It is noteworthy that nutrient availability and growth phase of the bacterial culture have a pronounced effect on the intracellular concentrations of Fis. Fis levels markedly fluctuate from over 50000–100000 copies per cell in the early exponential phase or following a nutrient upshift to less than 100 copies per cell during the stationary phase and starvation (49). Earlier work has appreciated the role of Fis in Mu lysogeny. Studies employing the temperature sensitive mutant repressor cts62 have demonstrated that Fis aids the repressor in downregulating both early gene expression and transposition of phage Mu, thus contributing to maintain the phage in a lysogenic state (50). Furthermore, earlier observations have indicated that conditions of limited growth such as starvation and stationary phase (when Fis levels are low) could favor spontaneous induction of phage Mu (51,52). In such Fis depleted situations when the lytic cycle sets in, Fis-mediated repression of mom can be anticipated to diminish. In the lysogenic phase, however, there is a requirement to keep the genome silenced and abundance of Fis could effectively ensure silencing of mom. In other words, regulation of mom expression by Fis is likely to be mediated by a change in the protein abundance. Fis is known to suppress transcription from guaB, crp, fis, gyrA promoters by directly competing with RNAP (41–44). Pre-binding of Fis at these promoters impedes RNAP recruitment on account of steric hindrance. We suggest that a similar phenomenon of promoter occlusion by Fis could be responsible for silencing mom expression (Figure 8). Although it appears that binding of Fis at multiple sites in mom promoter has a cumulative repressive effect, each site on its own can also exert a partial negative effect on transcription from this promoter (Figure 7).
An orchestrated cascade operating at transcriptional and translational levels regulates mom expression (Supplementary Figure S1). Most importantly, transcription of mom is contingent on C protein, a well-established activator of Pmom that is expressed only in the middle phase of the lytic cycle (53). C facilitates RNAP recruitment by realigning the out of phase −35 and −10 promoter elements (54). At a further step, C enhances promoter clearance and overcomes the influence of negative factors responsible for silencing of mom (55). Multistep activation of Pmom by C ensures mom expression at the late lytic phase. This irreversible genetic switch would have to overcome Fis-mediated repression. Since the binding region of C and two of the Fis sites overlap around the −35 region of the promoter, it is likely that under conditions of Fis abundance and in the lysogenic state, Fis would predominantly occupy the region. During the lytic cycle, low concentrations of C might not be sufficient to displace Fis bound to the promoter (Figure 3A). However, higher concentrations of the activator effectively promote RNAP recruitment and activity, evident from the significant stimulation of transcription brought about by increased concentrations of C even in the presence of inhibitory concentrations of Fis (Figure 3B and C). RNAP recruited at the promoter would also compete out Fis bound to the downstream site. Thus, the activator and the polymerase seem to join hands to overcome the repression imparted by Fis.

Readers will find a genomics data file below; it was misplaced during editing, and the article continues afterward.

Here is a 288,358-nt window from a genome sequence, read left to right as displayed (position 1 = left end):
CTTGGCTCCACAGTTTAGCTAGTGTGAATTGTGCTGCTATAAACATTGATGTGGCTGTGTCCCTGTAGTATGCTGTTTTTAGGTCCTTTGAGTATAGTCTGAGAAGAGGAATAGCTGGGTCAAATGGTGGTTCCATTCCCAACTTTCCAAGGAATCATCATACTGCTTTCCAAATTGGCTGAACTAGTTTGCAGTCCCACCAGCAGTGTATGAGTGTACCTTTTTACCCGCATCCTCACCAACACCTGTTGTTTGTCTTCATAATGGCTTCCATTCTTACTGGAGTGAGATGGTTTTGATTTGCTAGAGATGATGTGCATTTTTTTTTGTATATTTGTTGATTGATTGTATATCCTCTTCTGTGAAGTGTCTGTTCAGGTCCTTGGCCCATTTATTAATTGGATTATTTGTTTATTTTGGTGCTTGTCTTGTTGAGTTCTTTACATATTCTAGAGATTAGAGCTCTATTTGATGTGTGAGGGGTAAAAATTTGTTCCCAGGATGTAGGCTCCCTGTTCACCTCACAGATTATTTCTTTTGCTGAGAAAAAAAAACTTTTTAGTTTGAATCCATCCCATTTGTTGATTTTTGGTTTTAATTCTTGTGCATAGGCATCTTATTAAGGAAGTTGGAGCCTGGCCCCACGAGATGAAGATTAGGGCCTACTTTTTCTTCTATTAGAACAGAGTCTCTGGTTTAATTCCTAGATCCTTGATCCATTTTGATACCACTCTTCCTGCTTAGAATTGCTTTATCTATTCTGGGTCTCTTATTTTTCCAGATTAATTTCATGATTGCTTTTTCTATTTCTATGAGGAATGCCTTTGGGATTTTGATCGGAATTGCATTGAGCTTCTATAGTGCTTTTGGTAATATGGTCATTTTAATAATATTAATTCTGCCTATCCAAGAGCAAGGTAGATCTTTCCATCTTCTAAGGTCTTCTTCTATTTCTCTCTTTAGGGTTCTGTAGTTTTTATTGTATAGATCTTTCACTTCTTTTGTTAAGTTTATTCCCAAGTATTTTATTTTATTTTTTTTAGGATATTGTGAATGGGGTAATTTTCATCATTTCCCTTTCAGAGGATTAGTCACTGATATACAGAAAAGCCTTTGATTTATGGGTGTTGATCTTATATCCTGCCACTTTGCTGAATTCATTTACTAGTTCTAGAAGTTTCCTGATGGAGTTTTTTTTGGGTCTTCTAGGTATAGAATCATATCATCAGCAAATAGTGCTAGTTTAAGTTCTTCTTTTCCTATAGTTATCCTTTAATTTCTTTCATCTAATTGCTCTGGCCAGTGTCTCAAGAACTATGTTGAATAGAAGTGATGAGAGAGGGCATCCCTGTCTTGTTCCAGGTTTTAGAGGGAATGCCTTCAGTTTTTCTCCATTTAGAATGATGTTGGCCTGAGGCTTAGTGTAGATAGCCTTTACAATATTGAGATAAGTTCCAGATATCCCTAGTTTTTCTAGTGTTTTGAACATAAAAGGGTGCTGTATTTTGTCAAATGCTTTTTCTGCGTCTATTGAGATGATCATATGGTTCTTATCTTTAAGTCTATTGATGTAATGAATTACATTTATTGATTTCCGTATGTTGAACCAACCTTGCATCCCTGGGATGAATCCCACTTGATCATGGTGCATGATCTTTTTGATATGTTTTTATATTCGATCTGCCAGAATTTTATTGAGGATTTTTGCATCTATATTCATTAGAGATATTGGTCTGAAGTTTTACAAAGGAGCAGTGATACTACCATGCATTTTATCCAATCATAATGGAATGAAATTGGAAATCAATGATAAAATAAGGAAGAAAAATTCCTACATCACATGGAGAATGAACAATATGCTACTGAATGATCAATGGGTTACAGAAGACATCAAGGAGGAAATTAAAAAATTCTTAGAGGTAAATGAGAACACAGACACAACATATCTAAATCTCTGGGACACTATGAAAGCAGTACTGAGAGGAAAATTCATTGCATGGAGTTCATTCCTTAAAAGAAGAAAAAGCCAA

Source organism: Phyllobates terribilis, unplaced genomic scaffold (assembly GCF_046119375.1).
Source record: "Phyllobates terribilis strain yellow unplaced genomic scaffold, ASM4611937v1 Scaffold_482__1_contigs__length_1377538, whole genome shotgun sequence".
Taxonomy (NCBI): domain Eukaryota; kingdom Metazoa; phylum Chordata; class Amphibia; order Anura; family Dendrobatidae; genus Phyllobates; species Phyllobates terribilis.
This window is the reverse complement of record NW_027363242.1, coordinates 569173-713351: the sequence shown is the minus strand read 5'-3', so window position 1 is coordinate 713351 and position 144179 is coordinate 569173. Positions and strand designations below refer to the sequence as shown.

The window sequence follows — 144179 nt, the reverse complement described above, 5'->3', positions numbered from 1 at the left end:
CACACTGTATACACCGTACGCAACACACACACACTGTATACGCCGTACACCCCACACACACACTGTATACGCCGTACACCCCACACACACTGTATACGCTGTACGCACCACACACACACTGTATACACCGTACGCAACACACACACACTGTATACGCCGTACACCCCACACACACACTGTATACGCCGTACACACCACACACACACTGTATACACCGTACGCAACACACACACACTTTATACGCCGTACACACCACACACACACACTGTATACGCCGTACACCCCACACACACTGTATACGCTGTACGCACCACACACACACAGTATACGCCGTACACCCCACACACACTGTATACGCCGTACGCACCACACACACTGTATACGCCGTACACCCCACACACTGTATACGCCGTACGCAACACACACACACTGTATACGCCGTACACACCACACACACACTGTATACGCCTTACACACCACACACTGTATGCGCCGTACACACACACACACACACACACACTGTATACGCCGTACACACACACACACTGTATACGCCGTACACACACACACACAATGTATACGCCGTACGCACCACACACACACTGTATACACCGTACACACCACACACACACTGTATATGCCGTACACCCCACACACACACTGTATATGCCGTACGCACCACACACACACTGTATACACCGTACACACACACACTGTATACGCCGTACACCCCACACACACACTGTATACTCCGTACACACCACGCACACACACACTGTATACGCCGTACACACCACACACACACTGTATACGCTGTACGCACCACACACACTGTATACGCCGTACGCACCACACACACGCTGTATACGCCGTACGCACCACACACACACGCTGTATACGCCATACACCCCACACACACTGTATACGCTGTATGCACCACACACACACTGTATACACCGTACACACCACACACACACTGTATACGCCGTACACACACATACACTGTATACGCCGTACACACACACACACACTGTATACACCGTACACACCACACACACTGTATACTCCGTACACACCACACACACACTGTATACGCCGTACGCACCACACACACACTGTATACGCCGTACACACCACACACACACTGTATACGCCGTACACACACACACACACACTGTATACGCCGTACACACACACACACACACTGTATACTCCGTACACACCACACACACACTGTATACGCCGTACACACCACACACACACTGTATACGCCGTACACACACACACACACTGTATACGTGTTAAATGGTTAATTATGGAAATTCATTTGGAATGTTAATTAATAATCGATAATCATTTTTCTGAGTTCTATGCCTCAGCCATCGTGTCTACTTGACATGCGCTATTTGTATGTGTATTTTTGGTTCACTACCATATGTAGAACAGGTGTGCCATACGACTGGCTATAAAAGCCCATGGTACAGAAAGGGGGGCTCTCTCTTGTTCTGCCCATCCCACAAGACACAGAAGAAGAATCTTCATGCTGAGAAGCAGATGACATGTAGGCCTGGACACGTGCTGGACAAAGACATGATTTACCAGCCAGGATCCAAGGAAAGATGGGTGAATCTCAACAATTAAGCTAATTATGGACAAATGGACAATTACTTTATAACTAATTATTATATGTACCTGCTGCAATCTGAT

Silencing of Pmom by Fis is important in yet another context. Promoter-up mutations are not uncommon in nature. Spontaneous emergence of promoter-up mutations in Pmom during lysogeny would result in premature mom expression and death of the host. The role of Fis in silencing mom becomes especially important during the lysogenic state to avoid the lethal effects of untimely expression arising due to promoter mutations. The ability of Fis to repress transcription from Ptin7, an activator independent and spontaneous promoter-up mutant of Pmom emphasizes its importance as a silencer of mom, capable of eliminating any leaky expression from the promoter. Thus, Fis appears to play a dual role in Mu lysogeny; not only does it contribute to overall silencing of gene expression and transposition but also represses a toxic gene of Mu. We propose that Fis-mediated repression adds an additional layer to the already elaborate mom regulatory circuit. After all, the selective advantage imparted by the anti-restriction function of mom can outweigh the risk associated with its untimely expression by silencing of this cytotoxic gene till the late lytic phase.
Supplementary Data are available at NAR Online: Supplementary Tables 1–3 and Supplementary Figures 1–5.
Funding for open access charge: Department of Science and Technology, Government of India (grant and J.C. Bose Fellowship to V.N.).
Conflict of interest statement. None declared.
We are grateful to V. Ramesh whose initial observations lead to this study. We owe special thanks to Dr Georgi Muskhelishvili and Prof. Charles Dorman for providing the Fis knockout and overexpressing strains. We thank Soumitra Ghosh for his help in Fis protein purification, Sharmila for technical assistance and other colleagues for helpful discussions. S.K. is a recipient of junior research fellowship from Council of Scientific and Industrial Research, India.